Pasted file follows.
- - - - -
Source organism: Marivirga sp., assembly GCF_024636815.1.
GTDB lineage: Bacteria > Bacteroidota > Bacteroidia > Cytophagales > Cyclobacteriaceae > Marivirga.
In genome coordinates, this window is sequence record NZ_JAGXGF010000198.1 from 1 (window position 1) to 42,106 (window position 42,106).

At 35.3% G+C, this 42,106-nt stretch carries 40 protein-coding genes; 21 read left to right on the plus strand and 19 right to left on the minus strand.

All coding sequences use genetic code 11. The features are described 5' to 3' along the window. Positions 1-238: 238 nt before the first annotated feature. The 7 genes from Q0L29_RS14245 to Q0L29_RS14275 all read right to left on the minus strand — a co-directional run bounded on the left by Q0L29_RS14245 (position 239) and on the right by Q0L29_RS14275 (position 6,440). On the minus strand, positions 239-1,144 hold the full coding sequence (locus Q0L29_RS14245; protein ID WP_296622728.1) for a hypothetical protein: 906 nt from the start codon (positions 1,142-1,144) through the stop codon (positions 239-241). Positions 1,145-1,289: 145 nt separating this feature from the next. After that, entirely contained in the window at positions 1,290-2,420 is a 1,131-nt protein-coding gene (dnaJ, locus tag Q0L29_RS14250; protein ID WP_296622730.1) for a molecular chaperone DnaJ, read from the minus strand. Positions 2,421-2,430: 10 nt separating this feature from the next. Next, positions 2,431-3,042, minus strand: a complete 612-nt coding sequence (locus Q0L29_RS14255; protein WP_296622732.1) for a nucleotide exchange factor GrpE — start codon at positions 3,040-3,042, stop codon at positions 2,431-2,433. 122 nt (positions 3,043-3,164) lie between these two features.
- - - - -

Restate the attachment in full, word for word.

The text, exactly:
Source organism: Marivirga sp., assembly GCF_024636815.1.
GTDB lineage: Bacteria > Bacteroidota > Bacteroidia > Cytophagales > Cyclobacteriaceae > Marivirga.
In genome coordinates, this window is sequence record NZ_JAGXGF010000198.1 from 1 (window position 1) to 42,106 (window position 42,106).

At 35.3% G+C, this 42,106-nt stretch carries 40 protein-coding genes; 21 read left to right on the plus strand and 19 right to left on the minus strand.

All coding sequences use genetic code 11. The features are described 5' to 3' along the window. Positions 1-238: 238 nt before the first annotated feature. The 7 genes from Q0L29_RS14245 to Q0L29_RS14275 all read right to left on the minus strand — a co-directional run bounded on the left by Q0L29_RS14245 (position 239) and on the right by Q0L29_RS14275 (position 6,440). On the minus strand, positions 239-1,144 hold the full coding sequence (locus Q0L29_RS14245; protein ID WP_296622728.1) for a hypothetical protein: 906 nt from the start codon (positions 1,142-1,144) through the stop codon (positions 239-241). Positions 1,145-1,289: 145 nt separating this feature from the next. After that, entirely contained in the window at positions 1,290-2,420 is a 1,131-nt protein-coding gene (dnaJ, locus tag Q0L29_RS14250; protein ID WP_296622730.1) for a molecular chaperone DnaJ, read from the minus strand. Positions 2,421-2,430: 10 nt separating this feature from the next. Next, positions 2,431-3,042, minus strand: a complete 612-nt coding sequence (locus Q0L29_RS14255; protein WP_296622732.1) for a nucleotide exchange factor GrpE — start codon at positions 3,040-3,042, stop codon at positions 2,431-2,433. 122 nt (positions 3,043-3,164) lie between these two features.